We’ve said it before and we will say it again: Rick Moody is under-rated. We say that knowing that the Dale Pecks of the world think he is – or was – over-rated. We raise it because it seems, however you cut it, his star has fallen somewhat in recent years. For a time, he was very much in the ascendant – there was the auspicious debut (Garden State); the highly acclaimed novels (The Ice Storm and Purple America); the short story collections that drew parallels with the likes of David Foster Wallace (The Ring of Brightest Angels Around Heaven and Demonology); intriguing, personal nonfiction (The Black Veil). And then there was The Diviners (which we liked but which we are aware was a divisive novel), The Omega Force (also known as Right Livelihoods), which was the book least likely to have been read by Rick Moody fans according to a straw poll I’ve just conducted, The Four Fingers of Death (which wasn’t published in the UK) and Our Celestial Music (which collected his music writing). Now there isn’t a one of those books we’ve disliked. Not a one. But it has seemed for a while that he was on a downward trajectory – so the release of Hotels of North America, by Serpents Tail no less, is good news.
What we have here is a curious riff on a modern phenomena that recalls nothing so much as the more recent books by Sam Savage. This is best approached as the Rick Moody novel most likely to be loved by fans of Sam Savage (and if you don’t know Sam Savage and you read Hotels of North America and like it, you should read everything by Sam Savage). This is a collection of online hotel reviews, subtitled The Collected Writings of Reginald Edward Morse (Or RE Morse, if you are quick to spot things like that), bookended by an introduction by Greenway Davies, Director, North American Society of Hoteliers and Innkeepers, and with an afterward by the novelist Rick Moody. Greenway tells us this is but one of a series of books collecting various bits of hotel flotsam and jetsam, the idea being to scatter such effluvium about the hotel rooms in which people stay and have them see the said hotel (or said hotels) in a different light. Later, Rick shares with us the invite to provide some contextualising thoughts, his odd obsession with Morse, whoever Morse is. And then we have the reviews themselves, which are non-linear (in a sense) and feature Morse reminiscing about hotel stays (in a sense), that are then presented to us out of the order in which they were posted. If you are anything like me, you will spend the beginning of the book trying to slot each reminiscence into a schema (ah, you might think, this is before that one, but after that one…) – and then it is possible you’ll relax a little and just give yourself up to where the book takes you. That’s what we did.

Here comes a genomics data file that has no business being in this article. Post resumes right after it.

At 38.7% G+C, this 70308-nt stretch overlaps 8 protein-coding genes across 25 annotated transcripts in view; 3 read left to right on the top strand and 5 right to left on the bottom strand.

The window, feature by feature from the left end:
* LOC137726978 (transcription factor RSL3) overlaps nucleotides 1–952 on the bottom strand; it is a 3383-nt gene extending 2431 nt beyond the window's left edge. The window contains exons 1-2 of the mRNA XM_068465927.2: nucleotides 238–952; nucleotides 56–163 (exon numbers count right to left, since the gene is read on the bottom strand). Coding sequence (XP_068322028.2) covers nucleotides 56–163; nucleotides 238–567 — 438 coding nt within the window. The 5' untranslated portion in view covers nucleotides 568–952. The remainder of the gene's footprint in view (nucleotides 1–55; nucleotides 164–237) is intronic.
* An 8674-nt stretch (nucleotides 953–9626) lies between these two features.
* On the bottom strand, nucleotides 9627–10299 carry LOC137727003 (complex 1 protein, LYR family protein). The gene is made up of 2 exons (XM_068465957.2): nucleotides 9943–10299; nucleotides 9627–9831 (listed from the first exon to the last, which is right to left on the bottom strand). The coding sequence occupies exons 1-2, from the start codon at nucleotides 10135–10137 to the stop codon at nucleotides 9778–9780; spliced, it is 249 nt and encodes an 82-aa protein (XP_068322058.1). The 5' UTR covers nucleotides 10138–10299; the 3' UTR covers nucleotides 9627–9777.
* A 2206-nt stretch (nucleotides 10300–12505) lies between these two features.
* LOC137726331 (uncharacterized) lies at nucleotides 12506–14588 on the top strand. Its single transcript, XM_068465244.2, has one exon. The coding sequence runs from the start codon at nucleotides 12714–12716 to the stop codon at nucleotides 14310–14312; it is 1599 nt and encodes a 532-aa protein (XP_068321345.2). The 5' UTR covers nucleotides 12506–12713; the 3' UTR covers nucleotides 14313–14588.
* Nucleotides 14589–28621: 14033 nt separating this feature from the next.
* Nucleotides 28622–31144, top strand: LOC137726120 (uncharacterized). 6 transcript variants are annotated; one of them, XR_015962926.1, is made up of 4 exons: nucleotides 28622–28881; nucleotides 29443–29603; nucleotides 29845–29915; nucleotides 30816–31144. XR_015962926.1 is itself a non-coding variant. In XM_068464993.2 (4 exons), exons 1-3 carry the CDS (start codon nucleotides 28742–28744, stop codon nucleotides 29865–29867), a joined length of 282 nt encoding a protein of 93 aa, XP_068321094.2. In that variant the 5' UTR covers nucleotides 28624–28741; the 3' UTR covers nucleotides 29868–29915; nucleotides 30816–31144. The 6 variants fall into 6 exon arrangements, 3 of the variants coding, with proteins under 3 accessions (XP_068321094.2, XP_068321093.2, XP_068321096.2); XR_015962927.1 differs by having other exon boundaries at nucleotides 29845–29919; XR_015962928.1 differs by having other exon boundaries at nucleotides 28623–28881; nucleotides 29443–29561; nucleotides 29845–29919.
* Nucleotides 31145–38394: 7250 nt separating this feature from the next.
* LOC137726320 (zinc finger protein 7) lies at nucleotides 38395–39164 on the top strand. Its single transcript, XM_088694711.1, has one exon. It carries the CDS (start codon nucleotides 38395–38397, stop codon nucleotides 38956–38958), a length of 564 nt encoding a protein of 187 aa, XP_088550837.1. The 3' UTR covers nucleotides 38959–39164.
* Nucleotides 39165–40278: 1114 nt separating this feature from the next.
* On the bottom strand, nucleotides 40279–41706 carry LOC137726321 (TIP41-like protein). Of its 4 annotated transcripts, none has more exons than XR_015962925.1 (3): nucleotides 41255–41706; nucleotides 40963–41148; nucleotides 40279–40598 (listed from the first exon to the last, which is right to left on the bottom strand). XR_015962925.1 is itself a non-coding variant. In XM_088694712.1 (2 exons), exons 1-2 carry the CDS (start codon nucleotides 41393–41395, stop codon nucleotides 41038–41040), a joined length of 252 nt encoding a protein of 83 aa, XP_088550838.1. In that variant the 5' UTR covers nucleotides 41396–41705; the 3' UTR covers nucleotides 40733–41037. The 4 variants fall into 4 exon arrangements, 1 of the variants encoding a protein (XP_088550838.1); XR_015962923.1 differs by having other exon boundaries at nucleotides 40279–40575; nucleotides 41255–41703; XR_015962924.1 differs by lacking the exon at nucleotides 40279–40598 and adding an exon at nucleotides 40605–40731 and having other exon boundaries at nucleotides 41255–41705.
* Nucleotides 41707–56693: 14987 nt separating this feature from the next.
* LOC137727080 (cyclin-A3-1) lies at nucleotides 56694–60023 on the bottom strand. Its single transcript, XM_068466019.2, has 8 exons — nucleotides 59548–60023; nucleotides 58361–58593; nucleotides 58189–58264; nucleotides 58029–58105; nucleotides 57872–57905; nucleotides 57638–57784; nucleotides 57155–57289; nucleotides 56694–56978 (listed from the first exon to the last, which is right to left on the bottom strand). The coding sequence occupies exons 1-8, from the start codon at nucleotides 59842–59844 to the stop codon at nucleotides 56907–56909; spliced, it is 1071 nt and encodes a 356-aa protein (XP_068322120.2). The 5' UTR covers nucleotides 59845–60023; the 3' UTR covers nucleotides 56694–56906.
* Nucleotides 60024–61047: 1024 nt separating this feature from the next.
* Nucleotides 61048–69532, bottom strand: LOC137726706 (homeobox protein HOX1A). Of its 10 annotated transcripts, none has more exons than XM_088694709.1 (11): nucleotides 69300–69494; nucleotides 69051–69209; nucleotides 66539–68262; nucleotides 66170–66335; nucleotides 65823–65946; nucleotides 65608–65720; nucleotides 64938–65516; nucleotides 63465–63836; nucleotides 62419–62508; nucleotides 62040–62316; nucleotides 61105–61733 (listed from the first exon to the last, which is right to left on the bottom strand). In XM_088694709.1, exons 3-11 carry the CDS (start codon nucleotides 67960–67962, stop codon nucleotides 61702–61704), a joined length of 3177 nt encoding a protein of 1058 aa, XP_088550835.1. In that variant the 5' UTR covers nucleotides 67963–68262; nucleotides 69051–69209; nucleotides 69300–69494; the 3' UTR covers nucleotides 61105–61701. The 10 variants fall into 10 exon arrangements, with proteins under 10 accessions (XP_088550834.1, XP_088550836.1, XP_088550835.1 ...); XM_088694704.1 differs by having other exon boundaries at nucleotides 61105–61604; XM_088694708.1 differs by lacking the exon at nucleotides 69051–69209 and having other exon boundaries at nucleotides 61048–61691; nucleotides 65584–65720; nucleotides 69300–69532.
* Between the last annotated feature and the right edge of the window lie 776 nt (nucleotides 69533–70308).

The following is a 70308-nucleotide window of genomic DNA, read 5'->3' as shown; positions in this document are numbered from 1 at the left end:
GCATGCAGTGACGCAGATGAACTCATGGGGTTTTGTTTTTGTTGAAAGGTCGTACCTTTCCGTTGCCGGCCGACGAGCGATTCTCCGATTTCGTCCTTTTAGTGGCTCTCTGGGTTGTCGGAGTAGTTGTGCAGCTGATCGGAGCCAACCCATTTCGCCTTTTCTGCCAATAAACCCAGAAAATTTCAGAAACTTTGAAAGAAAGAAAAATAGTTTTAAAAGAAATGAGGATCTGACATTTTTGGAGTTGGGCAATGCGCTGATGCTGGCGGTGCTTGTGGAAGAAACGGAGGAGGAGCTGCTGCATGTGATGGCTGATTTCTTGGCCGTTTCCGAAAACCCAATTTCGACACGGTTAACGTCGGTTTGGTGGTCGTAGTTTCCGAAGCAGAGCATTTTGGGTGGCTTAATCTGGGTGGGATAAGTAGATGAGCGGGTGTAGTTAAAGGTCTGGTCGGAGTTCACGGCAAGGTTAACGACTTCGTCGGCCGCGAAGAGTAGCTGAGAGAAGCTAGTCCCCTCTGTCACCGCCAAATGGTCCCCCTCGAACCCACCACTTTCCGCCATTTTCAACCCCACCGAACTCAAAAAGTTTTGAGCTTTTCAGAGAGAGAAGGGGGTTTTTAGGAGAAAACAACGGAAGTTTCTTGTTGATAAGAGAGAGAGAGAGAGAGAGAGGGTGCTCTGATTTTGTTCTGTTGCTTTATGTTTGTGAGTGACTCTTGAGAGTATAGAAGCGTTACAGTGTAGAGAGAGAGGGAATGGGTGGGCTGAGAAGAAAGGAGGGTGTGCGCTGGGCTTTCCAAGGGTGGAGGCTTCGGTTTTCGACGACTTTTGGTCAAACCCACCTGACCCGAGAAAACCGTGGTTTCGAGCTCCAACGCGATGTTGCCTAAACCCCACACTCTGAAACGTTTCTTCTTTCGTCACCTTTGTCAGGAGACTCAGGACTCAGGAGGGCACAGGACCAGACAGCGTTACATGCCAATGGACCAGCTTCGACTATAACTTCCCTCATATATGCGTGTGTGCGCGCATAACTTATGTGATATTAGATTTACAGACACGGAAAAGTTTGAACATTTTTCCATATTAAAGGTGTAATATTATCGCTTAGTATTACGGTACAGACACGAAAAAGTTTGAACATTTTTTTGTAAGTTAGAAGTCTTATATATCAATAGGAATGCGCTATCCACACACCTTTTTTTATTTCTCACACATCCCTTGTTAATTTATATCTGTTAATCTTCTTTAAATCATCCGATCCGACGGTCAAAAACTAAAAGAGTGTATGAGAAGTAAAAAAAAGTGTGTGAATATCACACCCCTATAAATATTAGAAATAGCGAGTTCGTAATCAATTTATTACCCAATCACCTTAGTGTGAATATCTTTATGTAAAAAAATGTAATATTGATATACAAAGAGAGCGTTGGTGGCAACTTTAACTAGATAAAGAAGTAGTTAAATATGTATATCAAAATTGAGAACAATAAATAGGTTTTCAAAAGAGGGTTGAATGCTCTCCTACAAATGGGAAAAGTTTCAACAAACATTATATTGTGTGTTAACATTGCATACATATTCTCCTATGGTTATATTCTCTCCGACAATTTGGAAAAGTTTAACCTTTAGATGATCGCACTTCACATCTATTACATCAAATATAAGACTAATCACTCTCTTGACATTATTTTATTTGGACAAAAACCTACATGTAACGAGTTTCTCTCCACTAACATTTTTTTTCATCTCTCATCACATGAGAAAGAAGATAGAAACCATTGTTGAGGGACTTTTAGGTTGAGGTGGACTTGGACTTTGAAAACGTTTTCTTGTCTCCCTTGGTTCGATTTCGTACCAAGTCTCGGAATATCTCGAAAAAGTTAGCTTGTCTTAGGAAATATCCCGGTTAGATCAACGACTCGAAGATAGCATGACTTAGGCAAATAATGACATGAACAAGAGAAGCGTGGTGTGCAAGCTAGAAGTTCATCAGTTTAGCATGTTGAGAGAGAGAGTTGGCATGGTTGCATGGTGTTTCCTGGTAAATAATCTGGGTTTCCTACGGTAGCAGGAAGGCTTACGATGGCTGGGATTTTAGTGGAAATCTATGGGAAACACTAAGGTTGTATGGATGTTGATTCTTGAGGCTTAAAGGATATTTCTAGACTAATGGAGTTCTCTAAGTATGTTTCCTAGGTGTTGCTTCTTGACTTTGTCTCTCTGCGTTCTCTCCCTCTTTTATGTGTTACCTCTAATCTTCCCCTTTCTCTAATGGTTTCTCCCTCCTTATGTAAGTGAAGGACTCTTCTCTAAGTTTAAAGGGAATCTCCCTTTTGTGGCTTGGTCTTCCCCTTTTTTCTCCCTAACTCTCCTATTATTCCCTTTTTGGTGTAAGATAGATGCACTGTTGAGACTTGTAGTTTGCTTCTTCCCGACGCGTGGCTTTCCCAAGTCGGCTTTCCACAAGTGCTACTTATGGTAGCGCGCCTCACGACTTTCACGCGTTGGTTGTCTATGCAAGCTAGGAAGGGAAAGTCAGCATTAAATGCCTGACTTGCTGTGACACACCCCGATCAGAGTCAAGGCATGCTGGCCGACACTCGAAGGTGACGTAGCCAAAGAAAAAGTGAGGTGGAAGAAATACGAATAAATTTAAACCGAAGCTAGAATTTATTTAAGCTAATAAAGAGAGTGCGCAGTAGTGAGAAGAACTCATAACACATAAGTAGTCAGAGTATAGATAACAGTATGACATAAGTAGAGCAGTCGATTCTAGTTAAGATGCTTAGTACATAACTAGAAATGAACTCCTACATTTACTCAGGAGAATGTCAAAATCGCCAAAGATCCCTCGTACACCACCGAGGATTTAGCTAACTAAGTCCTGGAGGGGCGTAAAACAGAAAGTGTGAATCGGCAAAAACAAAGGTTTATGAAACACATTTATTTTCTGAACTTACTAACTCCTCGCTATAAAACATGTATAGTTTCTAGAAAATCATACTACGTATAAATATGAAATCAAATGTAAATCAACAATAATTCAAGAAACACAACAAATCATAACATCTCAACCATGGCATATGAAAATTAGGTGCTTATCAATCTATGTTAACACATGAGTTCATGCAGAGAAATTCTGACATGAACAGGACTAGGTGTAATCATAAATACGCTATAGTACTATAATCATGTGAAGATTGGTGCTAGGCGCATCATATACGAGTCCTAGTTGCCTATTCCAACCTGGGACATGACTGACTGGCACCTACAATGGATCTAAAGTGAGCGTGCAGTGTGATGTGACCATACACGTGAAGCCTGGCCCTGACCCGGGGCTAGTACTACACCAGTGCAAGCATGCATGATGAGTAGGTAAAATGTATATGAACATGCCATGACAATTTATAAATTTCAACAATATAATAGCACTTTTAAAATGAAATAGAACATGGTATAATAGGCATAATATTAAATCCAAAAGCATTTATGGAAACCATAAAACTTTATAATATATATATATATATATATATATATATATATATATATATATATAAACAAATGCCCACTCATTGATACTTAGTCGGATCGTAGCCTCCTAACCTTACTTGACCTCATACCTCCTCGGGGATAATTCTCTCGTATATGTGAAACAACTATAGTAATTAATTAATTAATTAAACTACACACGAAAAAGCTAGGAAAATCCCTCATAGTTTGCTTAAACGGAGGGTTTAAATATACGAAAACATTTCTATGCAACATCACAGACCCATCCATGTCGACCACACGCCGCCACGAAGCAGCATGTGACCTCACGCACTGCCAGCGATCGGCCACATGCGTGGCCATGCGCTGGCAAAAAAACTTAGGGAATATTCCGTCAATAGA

In a sense (we keep saying that, it’s apposite), the title tells you what you get. These are hotel reviews. And the form allows Moody (or Morse, if you’re keen to keep the fiction alive) to riff on elements of a life spent staying in hotels (ranging from complementary cookies to “travel-sized hair-care products”). Moody is having fun here, or so it seems to this reader, and there is a fair amount of riffing: on marriage, on home, on sleep, on jokes that exist between a husband wife and serve to chart the course of a long marriage. Morse himself is not happily married, not any longer, and the fate of his marriage (gradually revealed) is due in no small part to his occasional philanderings. But there’s more to the book than this. There are spats with other online reviewers, plaudits and eventually a question as to the identity of Morse himself – in fact several questions, ranging from whether he is in fact a hotel employee himself rather than the motivational speaker he claims to be, to – eventually – whether he is even Reginald E Morse at all, “this man who receded from his own work like radiation from the blast site”, Moody comments, before going on to say:
“Morse is fragmentary, in that the pieces he wrote are themselves fragmentary, episodic, nonlinear, ending with new love simply because that is where he stopped.”
And that is a good way to approach the book. It is fragmentary, episodic and nonlinear. It would ably serve the reader who only picks up a book each night before bed, reading a handful of pages before sleep claims them. In fact, that oh so modern reader may be attracted to read more fiction as a result of a book like this. It’s gentle and, despite the slight tricksiness, not in the least bit difficult. It’s also a curiosity, of course, and it will be interesting to see where Moody goes next and where Hotels of North America fits in the larger scheme of things.
Any Cop?: A welcome return from Rick Moody and a good entry point for anyone looking to sample his wares.